NORTHRIDGE ( — Suroor Raziuddin is a Muslim who was born in New York. She now lives in the San Fernando Valley with her two daughters.

Like any other mom, she worries about her children’s safety among other things. “I worry about my children’s education. I worry about how I’m going to afford paying for college,” Raziuddin said.

READ MORE: Protests Continue Outside Sigma Nu House On USC's Fraternity Row As New Sexual Assault Allegations Emerge

But her concerns are compounded by the fact that they are Muslim. Every time an extremist makes the news, it puts her family and community in jeopardy.

“When things like this happen, I immediately think of my family and friends who outwardly look Muslim, and I worry about their safety,” the mother-of-two said.

She is raising her children to be Muslim as well but chooses not to wear a headscarf for fear of the backlash, especially in the wake of  the Orlando massacre. She does not want to get the negative stares or push back for the way she dresses.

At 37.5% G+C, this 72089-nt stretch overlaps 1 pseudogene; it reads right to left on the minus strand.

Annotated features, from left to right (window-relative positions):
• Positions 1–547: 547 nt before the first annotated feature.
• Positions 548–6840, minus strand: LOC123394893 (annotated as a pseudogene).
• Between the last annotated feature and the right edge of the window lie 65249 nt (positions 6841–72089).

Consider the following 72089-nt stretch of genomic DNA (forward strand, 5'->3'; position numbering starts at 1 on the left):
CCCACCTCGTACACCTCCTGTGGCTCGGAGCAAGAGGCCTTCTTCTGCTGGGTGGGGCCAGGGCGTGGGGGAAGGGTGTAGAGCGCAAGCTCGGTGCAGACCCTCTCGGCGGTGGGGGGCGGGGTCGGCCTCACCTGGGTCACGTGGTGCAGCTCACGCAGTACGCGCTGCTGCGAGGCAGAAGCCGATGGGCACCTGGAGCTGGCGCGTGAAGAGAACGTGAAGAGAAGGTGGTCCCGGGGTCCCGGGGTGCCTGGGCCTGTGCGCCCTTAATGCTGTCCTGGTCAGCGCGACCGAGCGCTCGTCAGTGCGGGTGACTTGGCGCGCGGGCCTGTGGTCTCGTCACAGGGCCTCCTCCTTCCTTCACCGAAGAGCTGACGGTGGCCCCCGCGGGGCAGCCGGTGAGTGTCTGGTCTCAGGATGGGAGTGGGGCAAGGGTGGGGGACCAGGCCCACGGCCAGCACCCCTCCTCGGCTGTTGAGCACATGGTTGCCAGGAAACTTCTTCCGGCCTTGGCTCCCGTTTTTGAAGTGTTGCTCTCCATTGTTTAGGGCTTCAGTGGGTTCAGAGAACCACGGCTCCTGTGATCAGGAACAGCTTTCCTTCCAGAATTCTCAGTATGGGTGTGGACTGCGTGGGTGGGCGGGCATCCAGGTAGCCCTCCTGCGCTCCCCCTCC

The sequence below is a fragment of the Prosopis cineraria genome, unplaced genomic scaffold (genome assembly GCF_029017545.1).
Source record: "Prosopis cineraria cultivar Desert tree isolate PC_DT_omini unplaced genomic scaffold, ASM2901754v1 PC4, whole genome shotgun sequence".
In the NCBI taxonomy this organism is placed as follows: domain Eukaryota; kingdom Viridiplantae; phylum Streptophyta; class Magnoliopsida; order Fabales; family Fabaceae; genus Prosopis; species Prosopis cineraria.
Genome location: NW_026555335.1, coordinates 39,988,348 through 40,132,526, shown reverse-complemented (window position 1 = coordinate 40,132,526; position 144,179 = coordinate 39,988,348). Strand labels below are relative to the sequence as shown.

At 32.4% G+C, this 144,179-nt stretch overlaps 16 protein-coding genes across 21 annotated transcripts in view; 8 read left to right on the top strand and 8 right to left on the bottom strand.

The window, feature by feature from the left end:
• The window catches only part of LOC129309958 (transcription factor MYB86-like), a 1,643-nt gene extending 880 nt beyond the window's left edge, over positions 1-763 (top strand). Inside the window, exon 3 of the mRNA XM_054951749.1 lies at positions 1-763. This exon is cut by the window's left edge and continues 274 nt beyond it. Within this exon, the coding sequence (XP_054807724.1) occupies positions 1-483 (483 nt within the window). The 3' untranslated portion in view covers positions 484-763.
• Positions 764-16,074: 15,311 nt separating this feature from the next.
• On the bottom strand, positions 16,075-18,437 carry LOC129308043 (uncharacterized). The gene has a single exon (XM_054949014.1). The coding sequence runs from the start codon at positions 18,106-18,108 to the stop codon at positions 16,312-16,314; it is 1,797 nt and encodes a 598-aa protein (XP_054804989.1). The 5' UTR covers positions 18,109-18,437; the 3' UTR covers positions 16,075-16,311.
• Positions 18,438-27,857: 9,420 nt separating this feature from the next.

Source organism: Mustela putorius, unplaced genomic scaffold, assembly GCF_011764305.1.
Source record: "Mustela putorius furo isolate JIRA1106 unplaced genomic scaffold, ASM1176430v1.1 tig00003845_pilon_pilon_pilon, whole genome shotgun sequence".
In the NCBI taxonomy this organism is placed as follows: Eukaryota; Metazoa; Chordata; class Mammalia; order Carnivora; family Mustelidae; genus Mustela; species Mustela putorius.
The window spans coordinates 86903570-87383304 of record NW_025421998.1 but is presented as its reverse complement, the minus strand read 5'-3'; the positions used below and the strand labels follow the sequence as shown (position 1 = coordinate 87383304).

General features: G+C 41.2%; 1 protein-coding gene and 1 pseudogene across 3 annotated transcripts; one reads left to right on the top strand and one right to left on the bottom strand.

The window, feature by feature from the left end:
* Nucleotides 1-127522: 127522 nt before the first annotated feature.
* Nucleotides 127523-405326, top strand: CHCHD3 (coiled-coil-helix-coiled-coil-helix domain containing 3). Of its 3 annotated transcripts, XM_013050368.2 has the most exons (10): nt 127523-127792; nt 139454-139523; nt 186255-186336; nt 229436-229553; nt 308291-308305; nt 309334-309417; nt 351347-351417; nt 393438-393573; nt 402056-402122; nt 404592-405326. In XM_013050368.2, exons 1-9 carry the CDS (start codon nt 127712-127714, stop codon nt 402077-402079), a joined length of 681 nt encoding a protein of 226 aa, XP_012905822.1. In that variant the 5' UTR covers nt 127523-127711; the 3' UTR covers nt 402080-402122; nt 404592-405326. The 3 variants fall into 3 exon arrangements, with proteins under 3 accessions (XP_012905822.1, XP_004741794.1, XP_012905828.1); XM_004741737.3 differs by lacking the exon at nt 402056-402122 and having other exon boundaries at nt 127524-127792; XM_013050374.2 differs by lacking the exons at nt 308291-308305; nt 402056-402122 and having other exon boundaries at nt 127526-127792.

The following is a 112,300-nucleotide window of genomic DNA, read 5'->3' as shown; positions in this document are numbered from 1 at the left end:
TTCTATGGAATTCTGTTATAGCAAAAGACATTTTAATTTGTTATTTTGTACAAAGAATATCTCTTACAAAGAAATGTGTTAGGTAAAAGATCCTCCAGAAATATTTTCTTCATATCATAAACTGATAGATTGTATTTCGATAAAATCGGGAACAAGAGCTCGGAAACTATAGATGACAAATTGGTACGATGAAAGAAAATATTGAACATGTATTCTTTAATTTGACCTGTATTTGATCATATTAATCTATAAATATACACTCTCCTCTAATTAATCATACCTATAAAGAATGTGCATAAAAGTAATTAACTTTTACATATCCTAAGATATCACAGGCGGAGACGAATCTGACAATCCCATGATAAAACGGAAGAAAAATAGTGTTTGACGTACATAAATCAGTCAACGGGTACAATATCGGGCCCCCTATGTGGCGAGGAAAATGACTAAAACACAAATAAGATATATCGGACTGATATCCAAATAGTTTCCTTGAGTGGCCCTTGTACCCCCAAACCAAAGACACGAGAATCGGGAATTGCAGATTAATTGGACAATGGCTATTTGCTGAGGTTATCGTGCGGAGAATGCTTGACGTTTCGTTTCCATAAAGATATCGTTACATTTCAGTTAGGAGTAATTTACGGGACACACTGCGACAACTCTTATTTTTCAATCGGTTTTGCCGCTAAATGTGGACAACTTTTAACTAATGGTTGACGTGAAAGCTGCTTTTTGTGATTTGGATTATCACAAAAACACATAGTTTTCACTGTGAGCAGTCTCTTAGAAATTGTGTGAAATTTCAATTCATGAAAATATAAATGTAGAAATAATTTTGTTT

READ MORE: Lawmaker Calls For Change On California Film Sets After Prop-Gun Shooting Death Of Halyna Hutchins By Alec Baldwin

Mariyam Karim is 12 years old, but she already knows what hate, terrorism and fear look and feel like. She said while she and her family don’t wear headscarfs in public, they still feel the scrutiny and judgement simply for being Muslim.

“People say: Go back to your country. I mean, this is my country,” Raziuddin insisted.

“When people say: ‘Go back to your country,’ like, I live here; I was born here,” Karim emphasized. “I feel when there’s a terror attack, everybody’s like: ‘Oh Muslims are bad people.'”

Raziuddin said the Muslim extremists who have, for some, become the symbol of Muslim America do not represent her and the Muslim community.

MORE NEWS: Inland Empire Commuters Dealing With Wet And Dangerous Road Conditions

She hopes her daughters can look past the hatred and spread the true Muslim message of acceptance and love.